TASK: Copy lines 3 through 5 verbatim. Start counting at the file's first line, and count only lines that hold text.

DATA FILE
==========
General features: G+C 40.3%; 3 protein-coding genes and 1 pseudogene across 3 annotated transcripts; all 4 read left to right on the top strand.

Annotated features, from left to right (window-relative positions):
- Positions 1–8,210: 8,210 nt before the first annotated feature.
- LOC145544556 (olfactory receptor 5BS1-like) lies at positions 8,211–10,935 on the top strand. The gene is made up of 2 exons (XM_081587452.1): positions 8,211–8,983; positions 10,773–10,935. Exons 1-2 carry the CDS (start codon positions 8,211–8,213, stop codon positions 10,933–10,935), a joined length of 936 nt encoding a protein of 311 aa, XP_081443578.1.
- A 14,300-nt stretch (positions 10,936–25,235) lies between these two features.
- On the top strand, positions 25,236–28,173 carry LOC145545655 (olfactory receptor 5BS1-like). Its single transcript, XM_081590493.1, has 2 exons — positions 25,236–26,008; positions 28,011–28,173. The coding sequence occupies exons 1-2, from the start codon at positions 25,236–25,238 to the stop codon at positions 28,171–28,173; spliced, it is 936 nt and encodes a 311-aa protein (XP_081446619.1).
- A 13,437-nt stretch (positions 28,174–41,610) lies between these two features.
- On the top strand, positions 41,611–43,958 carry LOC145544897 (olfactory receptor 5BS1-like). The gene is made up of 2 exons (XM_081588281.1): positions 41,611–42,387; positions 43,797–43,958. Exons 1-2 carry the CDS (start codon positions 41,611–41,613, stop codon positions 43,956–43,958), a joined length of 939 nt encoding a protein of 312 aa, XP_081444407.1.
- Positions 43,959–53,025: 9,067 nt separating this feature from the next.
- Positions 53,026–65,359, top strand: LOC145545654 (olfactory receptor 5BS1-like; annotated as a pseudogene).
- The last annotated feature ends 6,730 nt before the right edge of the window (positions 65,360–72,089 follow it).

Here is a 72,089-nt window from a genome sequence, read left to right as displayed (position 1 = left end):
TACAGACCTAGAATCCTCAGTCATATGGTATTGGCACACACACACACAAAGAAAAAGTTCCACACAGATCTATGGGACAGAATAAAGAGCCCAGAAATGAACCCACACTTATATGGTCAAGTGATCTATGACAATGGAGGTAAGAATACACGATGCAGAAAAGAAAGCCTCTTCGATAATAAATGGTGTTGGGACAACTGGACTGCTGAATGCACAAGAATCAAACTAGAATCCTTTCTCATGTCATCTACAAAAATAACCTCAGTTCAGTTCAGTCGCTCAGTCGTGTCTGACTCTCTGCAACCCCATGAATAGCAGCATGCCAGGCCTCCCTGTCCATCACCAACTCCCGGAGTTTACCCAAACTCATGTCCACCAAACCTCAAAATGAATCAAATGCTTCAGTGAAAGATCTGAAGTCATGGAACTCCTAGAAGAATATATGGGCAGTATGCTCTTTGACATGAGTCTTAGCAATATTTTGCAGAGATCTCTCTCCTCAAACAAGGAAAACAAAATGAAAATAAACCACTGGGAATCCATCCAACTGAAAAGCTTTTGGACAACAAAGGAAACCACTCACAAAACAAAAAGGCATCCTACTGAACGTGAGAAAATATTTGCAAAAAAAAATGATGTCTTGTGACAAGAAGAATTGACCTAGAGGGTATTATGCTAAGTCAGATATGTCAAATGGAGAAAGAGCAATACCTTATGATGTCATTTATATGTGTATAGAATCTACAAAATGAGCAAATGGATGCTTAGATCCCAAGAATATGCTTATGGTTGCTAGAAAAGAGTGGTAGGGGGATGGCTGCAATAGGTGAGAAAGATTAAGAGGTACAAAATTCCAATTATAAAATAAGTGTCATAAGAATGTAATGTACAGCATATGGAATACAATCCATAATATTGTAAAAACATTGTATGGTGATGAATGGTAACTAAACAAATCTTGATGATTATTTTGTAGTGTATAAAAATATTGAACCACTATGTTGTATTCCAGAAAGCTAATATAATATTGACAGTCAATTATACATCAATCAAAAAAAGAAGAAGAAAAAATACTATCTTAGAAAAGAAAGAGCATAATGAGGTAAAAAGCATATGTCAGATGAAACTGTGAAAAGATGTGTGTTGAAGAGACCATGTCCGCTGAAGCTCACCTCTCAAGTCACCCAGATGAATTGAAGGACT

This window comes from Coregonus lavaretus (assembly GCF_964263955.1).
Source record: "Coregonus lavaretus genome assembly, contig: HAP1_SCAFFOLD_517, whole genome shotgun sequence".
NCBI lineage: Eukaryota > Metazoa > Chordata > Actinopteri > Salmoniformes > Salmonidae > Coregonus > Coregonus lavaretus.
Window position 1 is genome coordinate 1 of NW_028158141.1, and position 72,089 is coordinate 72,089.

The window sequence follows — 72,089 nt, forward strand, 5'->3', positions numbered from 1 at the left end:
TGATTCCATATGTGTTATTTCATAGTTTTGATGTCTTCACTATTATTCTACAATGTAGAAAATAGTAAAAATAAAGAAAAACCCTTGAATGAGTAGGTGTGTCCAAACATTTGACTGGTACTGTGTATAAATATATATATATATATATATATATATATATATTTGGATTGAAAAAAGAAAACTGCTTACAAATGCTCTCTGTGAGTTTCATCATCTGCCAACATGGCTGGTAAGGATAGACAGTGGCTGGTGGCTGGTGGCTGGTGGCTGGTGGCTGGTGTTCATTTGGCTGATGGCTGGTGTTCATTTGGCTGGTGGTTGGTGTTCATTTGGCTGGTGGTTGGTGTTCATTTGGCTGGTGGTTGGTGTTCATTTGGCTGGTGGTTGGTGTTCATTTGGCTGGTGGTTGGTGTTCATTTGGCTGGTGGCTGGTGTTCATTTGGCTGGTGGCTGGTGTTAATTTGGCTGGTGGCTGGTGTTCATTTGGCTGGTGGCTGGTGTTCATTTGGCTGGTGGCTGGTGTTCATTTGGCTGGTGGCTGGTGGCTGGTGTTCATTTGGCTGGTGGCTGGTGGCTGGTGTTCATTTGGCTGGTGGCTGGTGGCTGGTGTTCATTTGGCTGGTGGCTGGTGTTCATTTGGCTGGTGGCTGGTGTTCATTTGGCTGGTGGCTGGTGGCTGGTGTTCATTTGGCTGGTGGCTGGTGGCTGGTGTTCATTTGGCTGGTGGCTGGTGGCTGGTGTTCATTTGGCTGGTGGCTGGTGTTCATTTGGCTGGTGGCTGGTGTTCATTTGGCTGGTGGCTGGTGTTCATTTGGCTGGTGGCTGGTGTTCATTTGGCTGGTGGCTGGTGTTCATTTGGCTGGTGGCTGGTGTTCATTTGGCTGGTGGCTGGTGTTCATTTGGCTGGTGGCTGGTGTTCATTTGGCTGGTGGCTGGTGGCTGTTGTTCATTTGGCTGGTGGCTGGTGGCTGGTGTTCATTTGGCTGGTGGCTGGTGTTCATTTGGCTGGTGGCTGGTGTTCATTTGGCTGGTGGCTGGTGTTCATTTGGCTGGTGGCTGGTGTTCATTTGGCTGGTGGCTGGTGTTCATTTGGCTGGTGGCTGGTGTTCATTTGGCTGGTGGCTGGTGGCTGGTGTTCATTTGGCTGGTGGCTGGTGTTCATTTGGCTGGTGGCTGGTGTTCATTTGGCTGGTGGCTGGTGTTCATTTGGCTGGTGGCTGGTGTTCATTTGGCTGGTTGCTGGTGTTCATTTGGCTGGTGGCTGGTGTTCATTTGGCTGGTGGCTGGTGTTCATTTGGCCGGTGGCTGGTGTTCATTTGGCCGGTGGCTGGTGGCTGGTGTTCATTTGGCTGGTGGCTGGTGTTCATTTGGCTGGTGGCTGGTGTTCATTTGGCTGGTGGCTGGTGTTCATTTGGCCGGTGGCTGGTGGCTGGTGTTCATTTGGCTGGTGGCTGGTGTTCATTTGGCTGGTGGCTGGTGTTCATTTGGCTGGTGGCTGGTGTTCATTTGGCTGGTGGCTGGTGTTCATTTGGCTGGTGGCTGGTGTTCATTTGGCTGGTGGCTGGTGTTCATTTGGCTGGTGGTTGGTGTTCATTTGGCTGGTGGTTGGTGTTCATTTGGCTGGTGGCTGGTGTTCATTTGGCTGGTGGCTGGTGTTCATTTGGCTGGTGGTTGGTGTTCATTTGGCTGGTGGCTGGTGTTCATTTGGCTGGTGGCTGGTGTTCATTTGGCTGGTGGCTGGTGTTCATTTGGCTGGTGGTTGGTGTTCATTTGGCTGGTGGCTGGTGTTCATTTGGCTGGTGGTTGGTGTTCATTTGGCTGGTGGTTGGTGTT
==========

- Positions 1–8,210: 8,210 nt before the first annotated feature.
- LOC145544556 (olfactory receptor 5BS1-like) lies at positions 8,211–10,935 on the top strand. The gene is made up of 2 exons (XM_081587452.1): positions 8,211–8,983; positions 10,773–10,935. Exons 1-2 carry the CDS (start codon positions 8,211–8,213, stop codon positions 10,933–10,935), a joined length of 936 nt encoding a protein of 311 aa, XP_081443578.1.
- A 14,300-nt stretch (positions 10,936–25,235) lies between these two features.